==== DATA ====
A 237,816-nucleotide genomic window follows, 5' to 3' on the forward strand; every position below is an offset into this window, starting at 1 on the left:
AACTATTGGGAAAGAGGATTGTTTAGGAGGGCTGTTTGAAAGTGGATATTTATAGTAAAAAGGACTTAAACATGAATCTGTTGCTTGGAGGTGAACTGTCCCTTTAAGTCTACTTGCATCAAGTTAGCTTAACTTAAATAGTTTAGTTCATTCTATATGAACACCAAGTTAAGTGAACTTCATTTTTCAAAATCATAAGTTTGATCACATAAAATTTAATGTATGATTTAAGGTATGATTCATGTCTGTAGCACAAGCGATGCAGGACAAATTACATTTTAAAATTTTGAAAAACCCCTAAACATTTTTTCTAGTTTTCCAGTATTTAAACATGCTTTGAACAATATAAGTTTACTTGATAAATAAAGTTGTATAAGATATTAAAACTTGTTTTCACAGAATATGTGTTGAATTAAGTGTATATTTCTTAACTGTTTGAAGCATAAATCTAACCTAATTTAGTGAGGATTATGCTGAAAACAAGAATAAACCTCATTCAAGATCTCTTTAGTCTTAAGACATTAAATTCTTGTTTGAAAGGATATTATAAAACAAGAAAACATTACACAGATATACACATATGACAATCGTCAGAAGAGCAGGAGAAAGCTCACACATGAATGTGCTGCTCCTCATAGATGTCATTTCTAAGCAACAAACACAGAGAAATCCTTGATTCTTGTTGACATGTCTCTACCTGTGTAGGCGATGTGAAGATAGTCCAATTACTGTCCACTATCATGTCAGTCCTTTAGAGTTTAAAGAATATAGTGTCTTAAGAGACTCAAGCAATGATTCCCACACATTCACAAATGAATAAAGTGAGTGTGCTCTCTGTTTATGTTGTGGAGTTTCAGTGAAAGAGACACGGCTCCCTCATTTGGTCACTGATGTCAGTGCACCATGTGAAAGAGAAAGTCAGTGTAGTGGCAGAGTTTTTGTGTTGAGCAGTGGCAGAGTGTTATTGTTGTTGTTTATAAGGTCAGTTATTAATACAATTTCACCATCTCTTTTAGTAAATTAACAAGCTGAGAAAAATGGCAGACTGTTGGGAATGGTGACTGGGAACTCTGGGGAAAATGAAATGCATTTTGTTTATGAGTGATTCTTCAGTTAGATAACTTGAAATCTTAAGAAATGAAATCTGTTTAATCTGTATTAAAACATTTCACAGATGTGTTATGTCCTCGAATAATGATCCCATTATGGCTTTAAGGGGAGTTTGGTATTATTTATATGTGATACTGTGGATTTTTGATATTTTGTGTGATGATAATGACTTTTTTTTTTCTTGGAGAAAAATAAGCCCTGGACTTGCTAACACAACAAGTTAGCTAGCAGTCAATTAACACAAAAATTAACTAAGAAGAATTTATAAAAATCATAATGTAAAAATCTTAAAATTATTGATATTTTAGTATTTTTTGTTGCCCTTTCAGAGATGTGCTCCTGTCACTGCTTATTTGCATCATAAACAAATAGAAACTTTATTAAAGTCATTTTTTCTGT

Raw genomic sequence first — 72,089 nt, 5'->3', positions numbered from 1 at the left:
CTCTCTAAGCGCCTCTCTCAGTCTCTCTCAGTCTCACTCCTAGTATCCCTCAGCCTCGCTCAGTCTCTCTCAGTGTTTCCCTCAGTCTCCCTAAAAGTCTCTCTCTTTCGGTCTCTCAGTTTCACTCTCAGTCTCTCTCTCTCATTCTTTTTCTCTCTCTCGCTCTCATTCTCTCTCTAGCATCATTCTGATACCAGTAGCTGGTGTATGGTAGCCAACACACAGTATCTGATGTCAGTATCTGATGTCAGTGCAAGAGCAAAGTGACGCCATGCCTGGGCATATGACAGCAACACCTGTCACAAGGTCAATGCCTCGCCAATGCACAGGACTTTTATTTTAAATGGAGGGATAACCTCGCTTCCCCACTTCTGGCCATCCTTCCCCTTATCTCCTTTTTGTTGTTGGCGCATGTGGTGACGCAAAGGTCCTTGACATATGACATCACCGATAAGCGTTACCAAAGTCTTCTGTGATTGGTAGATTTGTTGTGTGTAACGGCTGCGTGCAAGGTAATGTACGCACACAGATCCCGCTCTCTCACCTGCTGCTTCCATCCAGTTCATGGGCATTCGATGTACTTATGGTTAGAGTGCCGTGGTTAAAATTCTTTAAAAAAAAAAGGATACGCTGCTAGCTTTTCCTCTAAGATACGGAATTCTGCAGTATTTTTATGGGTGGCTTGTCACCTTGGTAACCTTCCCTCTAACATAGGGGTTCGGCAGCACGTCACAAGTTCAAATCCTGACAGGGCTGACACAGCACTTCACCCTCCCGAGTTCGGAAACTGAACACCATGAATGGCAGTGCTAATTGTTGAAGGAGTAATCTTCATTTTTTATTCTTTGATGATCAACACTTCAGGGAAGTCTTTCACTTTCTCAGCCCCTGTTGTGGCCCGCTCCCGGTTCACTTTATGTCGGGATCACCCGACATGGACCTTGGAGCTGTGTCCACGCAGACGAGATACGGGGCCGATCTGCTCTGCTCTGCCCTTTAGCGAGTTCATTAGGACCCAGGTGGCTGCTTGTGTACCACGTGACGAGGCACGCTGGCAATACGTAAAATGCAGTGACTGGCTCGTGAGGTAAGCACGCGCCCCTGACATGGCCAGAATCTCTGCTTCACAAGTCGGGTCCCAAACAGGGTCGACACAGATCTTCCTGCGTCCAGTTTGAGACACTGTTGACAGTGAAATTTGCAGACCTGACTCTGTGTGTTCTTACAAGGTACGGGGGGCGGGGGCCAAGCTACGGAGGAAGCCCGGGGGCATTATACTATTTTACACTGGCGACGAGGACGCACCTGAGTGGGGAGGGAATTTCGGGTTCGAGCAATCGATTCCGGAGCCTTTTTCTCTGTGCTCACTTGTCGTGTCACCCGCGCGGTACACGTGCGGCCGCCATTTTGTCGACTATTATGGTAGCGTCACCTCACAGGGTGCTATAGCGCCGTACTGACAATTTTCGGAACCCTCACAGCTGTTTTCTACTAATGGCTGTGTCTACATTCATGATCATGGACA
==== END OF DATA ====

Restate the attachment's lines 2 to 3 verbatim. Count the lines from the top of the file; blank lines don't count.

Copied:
AACTATTGGGAAAGAGGATTGTTTAGGAGGGCTGTTTGAAAGTGGATATTTATAGTAAAAAGGACTTAAACATGAATCTGTTGCTTGGAGGTGAACTGTCCCTTTAAGTCTACTTGCATCAAGTTAGCTTAACTTAAATAGTTTAGTTCATTCTATATGAACACCAAGTTAAGTGAACTTCATTTTTCAAAATCATAAGTTTGATCACATAAAATTTAATGTATGATTTAAGGTATGATTCATGTCTGTAGCACAAGCGATGCAGGACAAATTACATTTTAAAATTTTGAAAAACCCCTAAACATTTTTTCTAGTTTTCCAGTATTTAAACATGCTTTGAACAATATAAGTTTACTTGATAAATAAAGTTGTATAAGATATTAAAACTTGTTTTCACAGAATATGTGTTGAATTAAGTGTATATTTCTTAACTGTTTGAAGCATAAATCTAACCTAATTTAGTGAGGATTATGCTGAAAACAAGAATAAACCTCATTCAAGATCTCTTTAGTCTTAAGACATTAAATTCTTGTTTGAAAGGATATTATAAAACAAGAAAACATTACACAGATATACACATATGACAATCGTCAGAAGAGCAGGAGAAAGCTCACACATGAATGTGCTGCTCCTCATAGATGTCATTTCTAAGCAACAAACACAGAGAAATCCTTGATTCTTGTTGACATGTCTCTACCTGTGTAGGCGATGTGAAGATAGTCCAATTACTGTCCACTATCATGTCAGTCCTTTAGAGTTTAAAGAATATAGTGTCTTAAGAGACTCAAGCAATGATTCCCACACATTCACAAATGAATAAAGTGAGTGTGCTCTCTGTTTATGTTGTGGAGTTTCAGTGAAAGAGACACGGCTCCCTCATTTGGTCACTGATGTCAGTGCACCATGTGAAAGAGAAAGTCAGTGTAGTGGCAGAGTTTTTGTGTTGAGCAGTGGCAGAGTGTTATTGTTGTTGTTTATAAGGTCAGTTATTAATACAATTTCACCATCTCTTTTAGTAAATTAACAAGCTGAGAAAAATGGCAGACTGTTGGGAATGGTGACTGGGAACTCTGGGGAAAATGAAATGCATTTTGTTTATGAGTGATTCTTCAGTTAGATAACTTGAAATCTTAAGAAATGAAATCTGTTTAATCTGTATTAAAACATTTCACAGATGTGTTATGTCCTCGAATAATGATCCCATTATGGCTTTAAGGGGAGTTTGGTATTATTTATATGTGATACTGTGGATTTTTGATATTTTGTGTGATGATAATGACTTTTTTTTTTCTTGGAGAAAAATAAGCCCTGGACTTGCTAACACAACAAGTTAGCTAGCAGTCAATTAACACAAAAATTAACTAAGAAGAATTTATAAAAATCATAATGTAAAAATCTTAAAATTATTGATATTTTAGTATTTTTTGTTGCCCTTTCAGAGATGTGCTCCTGTCACTGCTTATTTGCATCATAAACAAATAGAAACTTTATTAAAGTCATTTTTTCTGT

Raw genomic sequence first — 72,089 nt, 5'->3', positions numbered from 1 at the left: